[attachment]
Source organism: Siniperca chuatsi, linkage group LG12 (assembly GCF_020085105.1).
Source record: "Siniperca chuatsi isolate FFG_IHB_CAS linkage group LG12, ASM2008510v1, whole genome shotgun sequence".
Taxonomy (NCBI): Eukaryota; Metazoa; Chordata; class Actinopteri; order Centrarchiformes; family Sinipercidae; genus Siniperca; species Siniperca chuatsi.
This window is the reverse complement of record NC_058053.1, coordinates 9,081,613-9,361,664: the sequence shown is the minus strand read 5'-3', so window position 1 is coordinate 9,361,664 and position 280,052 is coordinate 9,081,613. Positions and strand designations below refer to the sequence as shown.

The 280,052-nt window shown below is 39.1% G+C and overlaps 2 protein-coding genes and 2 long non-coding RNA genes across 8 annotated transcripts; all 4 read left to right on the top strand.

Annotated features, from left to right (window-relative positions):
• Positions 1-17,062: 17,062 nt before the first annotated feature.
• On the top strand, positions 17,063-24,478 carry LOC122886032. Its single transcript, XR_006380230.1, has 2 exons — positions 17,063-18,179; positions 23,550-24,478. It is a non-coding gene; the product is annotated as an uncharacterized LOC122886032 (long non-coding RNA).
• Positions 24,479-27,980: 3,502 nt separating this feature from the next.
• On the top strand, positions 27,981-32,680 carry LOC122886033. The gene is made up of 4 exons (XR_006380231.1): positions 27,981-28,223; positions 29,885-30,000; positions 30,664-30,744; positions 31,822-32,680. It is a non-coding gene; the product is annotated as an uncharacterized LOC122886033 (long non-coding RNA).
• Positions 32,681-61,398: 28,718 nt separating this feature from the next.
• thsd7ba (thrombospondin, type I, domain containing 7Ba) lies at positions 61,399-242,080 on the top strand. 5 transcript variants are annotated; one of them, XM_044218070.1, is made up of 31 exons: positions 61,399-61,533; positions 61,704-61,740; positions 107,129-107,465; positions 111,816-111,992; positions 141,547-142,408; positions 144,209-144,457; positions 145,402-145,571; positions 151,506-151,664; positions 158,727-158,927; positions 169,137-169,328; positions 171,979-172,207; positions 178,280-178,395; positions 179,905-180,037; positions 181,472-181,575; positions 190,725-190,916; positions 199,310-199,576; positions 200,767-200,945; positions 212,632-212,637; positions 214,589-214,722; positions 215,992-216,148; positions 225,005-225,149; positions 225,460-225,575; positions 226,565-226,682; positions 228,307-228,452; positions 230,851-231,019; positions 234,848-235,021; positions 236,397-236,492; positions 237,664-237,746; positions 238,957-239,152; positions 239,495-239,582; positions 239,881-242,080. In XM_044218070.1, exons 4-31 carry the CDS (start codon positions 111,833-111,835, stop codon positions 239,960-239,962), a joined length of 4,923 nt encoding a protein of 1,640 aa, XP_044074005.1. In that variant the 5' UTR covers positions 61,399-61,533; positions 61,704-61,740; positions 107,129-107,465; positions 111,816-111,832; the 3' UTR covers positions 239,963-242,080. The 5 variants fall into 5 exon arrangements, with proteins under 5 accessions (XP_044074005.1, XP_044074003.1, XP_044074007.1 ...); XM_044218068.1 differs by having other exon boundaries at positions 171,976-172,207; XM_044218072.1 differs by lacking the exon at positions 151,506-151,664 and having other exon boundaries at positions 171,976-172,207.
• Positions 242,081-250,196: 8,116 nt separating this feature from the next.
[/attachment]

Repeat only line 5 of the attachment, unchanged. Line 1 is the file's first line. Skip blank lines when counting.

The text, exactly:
The 280,052-nt window shown below is 39.1% G+C and overlaps 2 protein-coding genes and 2 long non-coding RNA genes across 8 annotated transcripts; all 4 read left to right on the top strand.